SpaceX Dragon Launches to the ISS and Docks After Thruster Failure

by Dr. Ken Kremer, AAAP, Spaceflight Magazine & Universe Today

Kennedy Space Center – After overcoming a frightening thruster failure that could have spelled rapid doom on the heels of a breathtakingly beautiful launch, the privately developed Dragon spacecraft successfully berthed at the International Space Station (ISS) at 8:56 a.m. EST Sunday morning, March 3, 2013 thereby establishing an indispensable
American lifeline to the massive orbiting lab complex.

March 1, 2013 launch of Falcon 9 SpaceX CRS-2 from the VAB roof, Cape Canaveral, Florida. Credit: Ken Kremer

March 1, 2013 launch of Falcon 9 SpaceX CRS-2
from the VAB roof, Cape Canaveral, Florida.
Credit: Ken Kremer

Hearts sank following the flawless March 1 launch of the Dragon cargo resupply capsule atop the 15-story tall Falcon 9 rocket from Cape Canaveral Air Force Station, Florida. Barely 11 minutes after the spectacular launch, absolute glee suddenly threatened to turn to total gloom when the mission suffered an unexpected failure in the critical propulsion system required to propel the Dragon to the Earth-orbiting outpost.

Expedition 34 crew members Kevin Ford and Tom Marshburn of NASA used the station’s Canadian supplied robotic arm to successfully grapple and capture Dragon at 5:31 a.m. March 3 as the station was flying 253 miles above northern Ukraine. Originally, Dragon capture was slated only about 20 hours after launch. The capture came one day, 19 hours and 22 minutes after launch. Ground controllers at NASA’s Johnson Space Center in Houston then commanded the arm to install Dragon onto the Earth-facing port of the Harmony module.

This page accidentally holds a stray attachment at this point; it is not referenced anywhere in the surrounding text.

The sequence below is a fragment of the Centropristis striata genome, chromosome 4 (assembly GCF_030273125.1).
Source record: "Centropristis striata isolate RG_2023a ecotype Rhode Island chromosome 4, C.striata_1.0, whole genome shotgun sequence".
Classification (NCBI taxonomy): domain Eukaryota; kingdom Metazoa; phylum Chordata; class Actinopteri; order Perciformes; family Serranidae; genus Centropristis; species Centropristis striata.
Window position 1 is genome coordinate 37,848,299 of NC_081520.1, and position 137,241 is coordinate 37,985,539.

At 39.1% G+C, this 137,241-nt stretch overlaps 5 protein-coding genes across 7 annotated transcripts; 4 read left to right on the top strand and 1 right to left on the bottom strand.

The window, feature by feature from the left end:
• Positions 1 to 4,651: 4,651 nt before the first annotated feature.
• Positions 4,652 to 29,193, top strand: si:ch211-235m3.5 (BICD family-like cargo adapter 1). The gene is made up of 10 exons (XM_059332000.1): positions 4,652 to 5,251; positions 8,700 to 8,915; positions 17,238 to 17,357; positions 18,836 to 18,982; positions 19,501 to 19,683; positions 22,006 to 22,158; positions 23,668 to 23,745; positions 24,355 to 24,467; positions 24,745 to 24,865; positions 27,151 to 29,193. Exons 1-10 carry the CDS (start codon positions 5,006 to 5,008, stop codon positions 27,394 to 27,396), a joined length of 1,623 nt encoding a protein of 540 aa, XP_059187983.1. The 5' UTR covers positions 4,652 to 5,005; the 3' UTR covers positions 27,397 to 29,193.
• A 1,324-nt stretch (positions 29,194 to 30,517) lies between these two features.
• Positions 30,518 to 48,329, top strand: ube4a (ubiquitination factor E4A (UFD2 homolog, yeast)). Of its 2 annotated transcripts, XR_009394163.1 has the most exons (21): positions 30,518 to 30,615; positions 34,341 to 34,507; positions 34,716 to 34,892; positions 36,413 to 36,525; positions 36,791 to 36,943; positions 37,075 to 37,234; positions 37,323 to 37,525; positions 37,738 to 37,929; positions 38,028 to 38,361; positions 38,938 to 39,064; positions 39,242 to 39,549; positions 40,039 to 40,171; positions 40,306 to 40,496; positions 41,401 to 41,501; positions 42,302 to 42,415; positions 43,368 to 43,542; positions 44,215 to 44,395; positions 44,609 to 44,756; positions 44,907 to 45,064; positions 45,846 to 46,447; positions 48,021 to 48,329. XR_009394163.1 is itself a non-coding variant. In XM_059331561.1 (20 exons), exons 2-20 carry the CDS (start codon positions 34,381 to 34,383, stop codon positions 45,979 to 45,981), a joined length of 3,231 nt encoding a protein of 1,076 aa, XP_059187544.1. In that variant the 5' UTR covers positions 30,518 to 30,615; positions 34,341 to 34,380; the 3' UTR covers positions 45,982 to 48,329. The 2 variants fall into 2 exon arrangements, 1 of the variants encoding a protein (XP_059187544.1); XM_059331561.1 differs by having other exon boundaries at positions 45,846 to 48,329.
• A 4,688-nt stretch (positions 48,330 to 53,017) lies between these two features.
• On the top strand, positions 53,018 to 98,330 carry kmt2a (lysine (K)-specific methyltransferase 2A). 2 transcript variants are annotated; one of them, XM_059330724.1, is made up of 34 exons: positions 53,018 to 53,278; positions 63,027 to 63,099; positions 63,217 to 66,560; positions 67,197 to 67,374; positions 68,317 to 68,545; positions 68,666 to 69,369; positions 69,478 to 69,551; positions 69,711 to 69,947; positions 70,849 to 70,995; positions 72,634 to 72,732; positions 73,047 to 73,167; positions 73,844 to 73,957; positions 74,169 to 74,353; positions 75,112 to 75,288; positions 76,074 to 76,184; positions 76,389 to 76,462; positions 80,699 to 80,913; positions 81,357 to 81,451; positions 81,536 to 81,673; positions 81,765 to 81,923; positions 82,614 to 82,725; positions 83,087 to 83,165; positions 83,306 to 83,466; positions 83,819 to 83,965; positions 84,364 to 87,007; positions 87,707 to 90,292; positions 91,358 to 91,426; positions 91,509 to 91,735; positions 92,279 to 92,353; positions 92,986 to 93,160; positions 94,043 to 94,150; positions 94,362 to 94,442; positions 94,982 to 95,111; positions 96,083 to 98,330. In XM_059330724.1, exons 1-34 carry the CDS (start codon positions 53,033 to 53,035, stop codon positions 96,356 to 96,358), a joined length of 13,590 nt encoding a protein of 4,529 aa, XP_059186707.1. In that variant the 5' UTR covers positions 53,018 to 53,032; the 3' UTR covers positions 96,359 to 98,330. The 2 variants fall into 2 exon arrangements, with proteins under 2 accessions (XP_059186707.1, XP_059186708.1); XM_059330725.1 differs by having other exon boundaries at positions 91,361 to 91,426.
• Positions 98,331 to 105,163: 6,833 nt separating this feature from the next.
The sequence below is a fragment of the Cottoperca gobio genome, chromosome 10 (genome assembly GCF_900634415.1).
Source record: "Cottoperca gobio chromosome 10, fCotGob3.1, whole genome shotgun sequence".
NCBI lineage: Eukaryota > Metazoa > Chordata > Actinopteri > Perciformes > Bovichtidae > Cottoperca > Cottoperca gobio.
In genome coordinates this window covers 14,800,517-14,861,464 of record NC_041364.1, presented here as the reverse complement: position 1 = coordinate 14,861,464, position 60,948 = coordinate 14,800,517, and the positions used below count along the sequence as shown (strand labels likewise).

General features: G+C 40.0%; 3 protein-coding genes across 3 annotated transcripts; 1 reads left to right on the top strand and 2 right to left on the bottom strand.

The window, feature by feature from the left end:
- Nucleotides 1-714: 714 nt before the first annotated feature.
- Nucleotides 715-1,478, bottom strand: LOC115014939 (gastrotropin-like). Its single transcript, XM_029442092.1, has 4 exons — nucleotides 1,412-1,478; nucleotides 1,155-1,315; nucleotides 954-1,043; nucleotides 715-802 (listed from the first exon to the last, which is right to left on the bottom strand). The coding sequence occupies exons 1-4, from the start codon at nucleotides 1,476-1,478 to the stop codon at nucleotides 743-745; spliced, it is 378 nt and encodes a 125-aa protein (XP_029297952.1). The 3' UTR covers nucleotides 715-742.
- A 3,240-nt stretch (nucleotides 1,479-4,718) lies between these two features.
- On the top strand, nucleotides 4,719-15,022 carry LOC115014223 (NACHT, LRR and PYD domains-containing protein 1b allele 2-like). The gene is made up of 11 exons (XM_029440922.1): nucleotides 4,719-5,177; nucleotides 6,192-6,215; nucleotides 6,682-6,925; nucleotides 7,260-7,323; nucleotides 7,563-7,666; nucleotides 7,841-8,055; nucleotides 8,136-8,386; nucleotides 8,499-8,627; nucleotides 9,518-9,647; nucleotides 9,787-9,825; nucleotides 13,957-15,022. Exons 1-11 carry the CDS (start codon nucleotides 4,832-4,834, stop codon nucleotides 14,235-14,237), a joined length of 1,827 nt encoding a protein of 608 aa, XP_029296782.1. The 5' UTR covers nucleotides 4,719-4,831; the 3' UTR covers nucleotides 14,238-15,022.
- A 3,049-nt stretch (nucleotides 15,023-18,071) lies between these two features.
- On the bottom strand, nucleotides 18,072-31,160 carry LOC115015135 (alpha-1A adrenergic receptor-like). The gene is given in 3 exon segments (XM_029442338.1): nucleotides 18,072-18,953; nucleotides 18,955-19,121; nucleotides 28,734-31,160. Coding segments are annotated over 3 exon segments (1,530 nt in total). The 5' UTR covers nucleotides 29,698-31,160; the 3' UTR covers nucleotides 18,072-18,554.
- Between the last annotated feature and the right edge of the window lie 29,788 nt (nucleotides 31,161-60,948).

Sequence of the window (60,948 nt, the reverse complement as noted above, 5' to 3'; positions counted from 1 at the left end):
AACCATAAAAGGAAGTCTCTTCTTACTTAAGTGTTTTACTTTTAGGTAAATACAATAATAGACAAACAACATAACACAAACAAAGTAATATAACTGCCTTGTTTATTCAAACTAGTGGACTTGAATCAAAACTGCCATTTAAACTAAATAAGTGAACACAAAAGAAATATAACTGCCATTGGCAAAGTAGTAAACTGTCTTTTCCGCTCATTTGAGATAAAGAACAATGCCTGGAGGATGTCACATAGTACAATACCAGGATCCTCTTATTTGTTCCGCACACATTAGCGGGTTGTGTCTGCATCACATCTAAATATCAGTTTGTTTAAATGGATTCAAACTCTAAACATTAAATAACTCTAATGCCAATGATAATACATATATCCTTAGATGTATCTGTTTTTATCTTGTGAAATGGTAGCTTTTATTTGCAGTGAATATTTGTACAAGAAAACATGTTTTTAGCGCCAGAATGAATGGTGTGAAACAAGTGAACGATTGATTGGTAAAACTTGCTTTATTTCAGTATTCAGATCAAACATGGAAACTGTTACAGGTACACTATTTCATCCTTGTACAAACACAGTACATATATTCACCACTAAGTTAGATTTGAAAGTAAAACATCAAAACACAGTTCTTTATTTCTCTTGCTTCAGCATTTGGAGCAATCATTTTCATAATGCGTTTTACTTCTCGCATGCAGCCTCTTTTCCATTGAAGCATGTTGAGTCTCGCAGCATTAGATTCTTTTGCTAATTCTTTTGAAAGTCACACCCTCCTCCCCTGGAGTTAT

Dragon is loaded with 1,268 pounds (575 kilograms) of vital supplies and provisions to support the ongoing science research by the resident six man crew, including more than a ton of vital supplies, science gear, research experiments, spare parts, food, water and clothing.

NASA says that despite the one-day docking delay; the Dragon unberthing will still be on March 25 followed by a parachute-assisted splashdown in the Pacific Ocean off the coast of Baja California.

Dragon will spend 22 days docked to the ISS. The station crew will soon open the hatch and unload all the cargo and research supplies. Then they will pack the Dragon with 2,668 pounds (1,210 kilograms) of science samples from human research, biology and biotechnology studies, physical science investigations, and education activities for return to Earth.

Read more about the SpaceX launch at my Universe Today articles here:
Berth of a Dragon after Thruster Failure Recovery Establishes American Lifeline to ISS
SpaceX Dragon Recovers from Frightening Propulsion System Failure – Sunday Docking Set
SpaceX Commercial Rocket Poised for March 1 Blast Off to ISS

Outreach by Ken Kremer: “Curiosity and the Search for Life on Mars – (in 3-D)” – Washington Crossing State Park, Nature Center: Titusville, NJ, April 28, 1:30 PM.

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